• rah2464
    rah2464 Member Posts: 1,192
    edited January 2021
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    Annlat sorry you are having to go through this time of waiting for an answer. I am thankful you have found this site. The women and men who respond will be your lifeline if you need one. You will not be alone during this time just reach out. To Alice's point, we all approach the specter of cancer differently, and there certainly is no right or wrong feeling about it. It just is your experience. Please keep us updated on your test results. Sending you wishes for a benign result

  • dogmomrunner
    dogmomrunner Member Posts: 492
    edited January 2021
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    Hi annlat- I was a birads 5. My stats below. Almost two years out from diagnosis. It's probably cancer, go ahead and admit that possibility. Take a deep breath and don't panic. There's a lot of wonderful people here with good advice. Once you get all the information (diagnosis) and a plan, you will feel better. You have a lot of people here that have gone through it. You are not alone

  • LivinLife
    LivinLife Member Posts: 301
    edited January 2021
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    Just want to welcome you! You've received good feedback so I really can't add anything to that. The waiting is hard - do what you can to engage in relaxing and enjoying activities as distractions. Please let us know what you find out.... There indeed is a lot of support here!

  • annlat
    annlat Member Posts: 25
    edited January 2021
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    Thank you all for the posts! I needed to hear something other than the voice in my head predicting the worst. My path report is positive for IDC. It is 1cm, they didn't give me a grade or stage yet. The surgeon's office will call to set up my appt. He comes very highly recommended by friends as well as other healthcare workers. It's weird, but I almost feel grateful to have an answer and getting this started. I'm hoping a lumpectomy will take care of it, but I will see when I talk to the surgeon.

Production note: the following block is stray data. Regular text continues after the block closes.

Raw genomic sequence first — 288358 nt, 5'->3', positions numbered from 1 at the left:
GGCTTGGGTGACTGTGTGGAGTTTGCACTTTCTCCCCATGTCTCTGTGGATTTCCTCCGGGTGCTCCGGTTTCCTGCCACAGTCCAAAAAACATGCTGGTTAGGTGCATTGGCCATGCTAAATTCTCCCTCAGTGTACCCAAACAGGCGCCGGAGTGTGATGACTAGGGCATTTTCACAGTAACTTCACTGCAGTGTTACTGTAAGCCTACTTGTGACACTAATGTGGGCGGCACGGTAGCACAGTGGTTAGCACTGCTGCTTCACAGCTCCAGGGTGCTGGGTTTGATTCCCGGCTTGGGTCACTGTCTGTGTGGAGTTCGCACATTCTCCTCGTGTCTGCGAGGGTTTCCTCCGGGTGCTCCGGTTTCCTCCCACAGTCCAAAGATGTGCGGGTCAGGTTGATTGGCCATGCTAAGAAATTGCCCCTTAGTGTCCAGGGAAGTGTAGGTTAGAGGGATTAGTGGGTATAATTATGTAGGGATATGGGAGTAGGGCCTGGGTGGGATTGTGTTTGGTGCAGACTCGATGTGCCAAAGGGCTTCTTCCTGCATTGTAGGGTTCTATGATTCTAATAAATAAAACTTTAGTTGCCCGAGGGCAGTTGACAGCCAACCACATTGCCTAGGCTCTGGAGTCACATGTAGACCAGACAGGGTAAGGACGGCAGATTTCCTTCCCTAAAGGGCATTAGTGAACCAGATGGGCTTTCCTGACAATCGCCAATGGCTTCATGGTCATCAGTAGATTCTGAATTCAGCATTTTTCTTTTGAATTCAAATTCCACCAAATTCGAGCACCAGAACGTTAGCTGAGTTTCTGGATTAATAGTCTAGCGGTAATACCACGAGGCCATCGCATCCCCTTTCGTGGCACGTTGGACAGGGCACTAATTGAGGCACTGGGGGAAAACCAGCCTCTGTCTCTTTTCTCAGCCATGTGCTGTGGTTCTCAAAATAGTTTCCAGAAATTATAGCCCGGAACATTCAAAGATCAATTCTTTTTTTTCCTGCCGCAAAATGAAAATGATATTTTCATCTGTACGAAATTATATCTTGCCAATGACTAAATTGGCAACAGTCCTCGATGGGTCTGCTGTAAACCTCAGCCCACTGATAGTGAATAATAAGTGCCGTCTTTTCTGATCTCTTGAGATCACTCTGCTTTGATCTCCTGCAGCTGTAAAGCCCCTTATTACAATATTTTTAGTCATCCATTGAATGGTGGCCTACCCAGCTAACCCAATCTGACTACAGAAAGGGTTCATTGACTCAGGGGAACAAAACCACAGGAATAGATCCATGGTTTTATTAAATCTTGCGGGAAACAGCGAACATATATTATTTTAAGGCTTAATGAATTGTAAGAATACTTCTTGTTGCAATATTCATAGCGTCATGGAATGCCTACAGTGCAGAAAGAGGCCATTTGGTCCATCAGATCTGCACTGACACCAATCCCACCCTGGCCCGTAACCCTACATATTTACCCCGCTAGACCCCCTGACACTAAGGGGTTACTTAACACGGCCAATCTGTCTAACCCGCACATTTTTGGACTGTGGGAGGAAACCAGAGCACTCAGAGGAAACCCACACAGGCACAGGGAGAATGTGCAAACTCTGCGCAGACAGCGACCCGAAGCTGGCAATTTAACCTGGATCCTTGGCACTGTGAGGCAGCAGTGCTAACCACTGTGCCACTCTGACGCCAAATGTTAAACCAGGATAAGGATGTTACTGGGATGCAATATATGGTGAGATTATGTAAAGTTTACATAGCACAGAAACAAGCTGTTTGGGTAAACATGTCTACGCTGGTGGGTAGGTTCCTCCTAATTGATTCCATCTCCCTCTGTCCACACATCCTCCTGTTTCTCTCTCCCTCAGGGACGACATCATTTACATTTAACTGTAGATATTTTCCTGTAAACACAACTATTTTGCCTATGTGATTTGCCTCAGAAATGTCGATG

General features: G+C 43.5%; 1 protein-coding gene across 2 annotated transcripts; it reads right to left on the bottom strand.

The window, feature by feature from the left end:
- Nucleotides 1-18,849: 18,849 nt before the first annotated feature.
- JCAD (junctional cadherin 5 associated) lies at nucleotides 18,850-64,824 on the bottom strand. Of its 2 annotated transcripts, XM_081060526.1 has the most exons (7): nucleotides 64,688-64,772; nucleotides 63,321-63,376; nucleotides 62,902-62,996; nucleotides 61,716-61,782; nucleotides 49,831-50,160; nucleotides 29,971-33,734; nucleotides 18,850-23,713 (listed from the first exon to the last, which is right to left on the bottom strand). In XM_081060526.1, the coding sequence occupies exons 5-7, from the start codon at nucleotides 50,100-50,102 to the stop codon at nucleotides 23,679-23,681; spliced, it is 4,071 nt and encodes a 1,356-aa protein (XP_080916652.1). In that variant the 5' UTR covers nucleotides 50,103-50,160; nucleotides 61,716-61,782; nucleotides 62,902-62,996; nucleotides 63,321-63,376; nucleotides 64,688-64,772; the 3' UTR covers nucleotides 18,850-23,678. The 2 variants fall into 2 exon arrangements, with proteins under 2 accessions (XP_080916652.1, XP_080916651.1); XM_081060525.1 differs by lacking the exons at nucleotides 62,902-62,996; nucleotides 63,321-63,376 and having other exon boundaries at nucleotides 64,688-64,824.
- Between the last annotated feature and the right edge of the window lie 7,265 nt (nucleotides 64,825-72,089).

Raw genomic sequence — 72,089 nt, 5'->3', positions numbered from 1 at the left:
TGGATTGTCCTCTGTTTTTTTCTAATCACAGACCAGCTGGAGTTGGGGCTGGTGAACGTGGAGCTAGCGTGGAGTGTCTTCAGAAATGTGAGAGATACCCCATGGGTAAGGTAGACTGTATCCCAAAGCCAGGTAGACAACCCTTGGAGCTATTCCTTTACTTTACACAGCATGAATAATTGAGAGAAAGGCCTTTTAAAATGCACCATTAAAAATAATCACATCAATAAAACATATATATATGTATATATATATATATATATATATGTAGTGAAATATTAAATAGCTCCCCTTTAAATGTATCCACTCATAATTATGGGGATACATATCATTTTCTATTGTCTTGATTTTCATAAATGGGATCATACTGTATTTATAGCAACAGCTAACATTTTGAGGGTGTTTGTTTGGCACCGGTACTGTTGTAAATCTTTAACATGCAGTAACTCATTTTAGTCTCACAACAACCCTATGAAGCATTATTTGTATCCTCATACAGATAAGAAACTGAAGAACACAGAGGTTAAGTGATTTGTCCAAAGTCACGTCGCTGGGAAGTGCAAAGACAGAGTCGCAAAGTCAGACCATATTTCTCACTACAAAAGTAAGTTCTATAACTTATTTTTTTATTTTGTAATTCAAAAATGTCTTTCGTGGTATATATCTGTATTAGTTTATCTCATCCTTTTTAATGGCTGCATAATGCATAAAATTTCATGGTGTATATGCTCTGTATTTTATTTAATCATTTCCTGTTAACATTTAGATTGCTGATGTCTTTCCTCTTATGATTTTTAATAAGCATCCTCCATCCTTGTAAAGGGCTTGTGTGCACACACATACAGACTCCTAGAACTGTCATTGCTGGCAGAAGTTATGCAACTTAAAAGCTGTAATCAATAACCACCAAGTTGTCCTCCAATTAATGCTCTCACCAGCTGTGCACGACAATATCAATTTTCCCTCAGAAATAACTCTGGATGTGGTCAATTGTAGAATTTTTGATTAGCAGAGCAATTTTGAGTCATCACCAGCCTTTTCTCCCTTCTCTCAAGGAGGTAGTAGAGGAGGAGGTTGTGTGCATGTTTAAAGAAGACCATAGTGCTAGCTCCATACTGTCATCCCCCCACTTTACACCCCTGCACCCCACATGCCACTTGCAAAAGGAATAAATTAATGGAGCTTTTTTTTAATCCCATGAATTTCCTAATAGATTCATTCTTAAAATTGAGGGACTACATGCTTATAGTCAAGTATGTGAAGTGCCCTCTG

Now I am breathing again.....AliceBastable, you post made me smile because you sound like me with the concerts and day trips and fun stuff.

    Thank you everyone for being so kind and supportive. And I hope you have a wonderful weekend!

  • beesie.is.out-of-office
    beesie.is.out-of-office Member Posts: 1,435
    edited January 2021
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    Sorry you got the cancer diagnosis, even though it was not unexpected.

    1cm is small, so that's good. What you need to find out from the biopsy are the grade, and most importantly as it relates to your treatment plan, the ER, PR and HER2 status. You likely won't find out the stage until after surgery, when the final size of the tumor is known (imaging isn't always accurate) and your lymph nodes have been checked. You might get a preliminary clinical stage based the imaging and biopsy results but usually that's only provided to patients who will be getting chemo prior to surgery. Neoadjuvant chemo is done for patients who either have very large tumors, or who are triple negative (ER-/PR-/HER2-) or HER2+ and have a 2cm or larger tumor. So with a 1cm tumor, that's not likely in your case. And with a 1cm tumor, if your cancer is ER+ and HER2- (which is the most common subtype), chemo is not likely to be required, although positive nodes or a high Oncotype score could change that.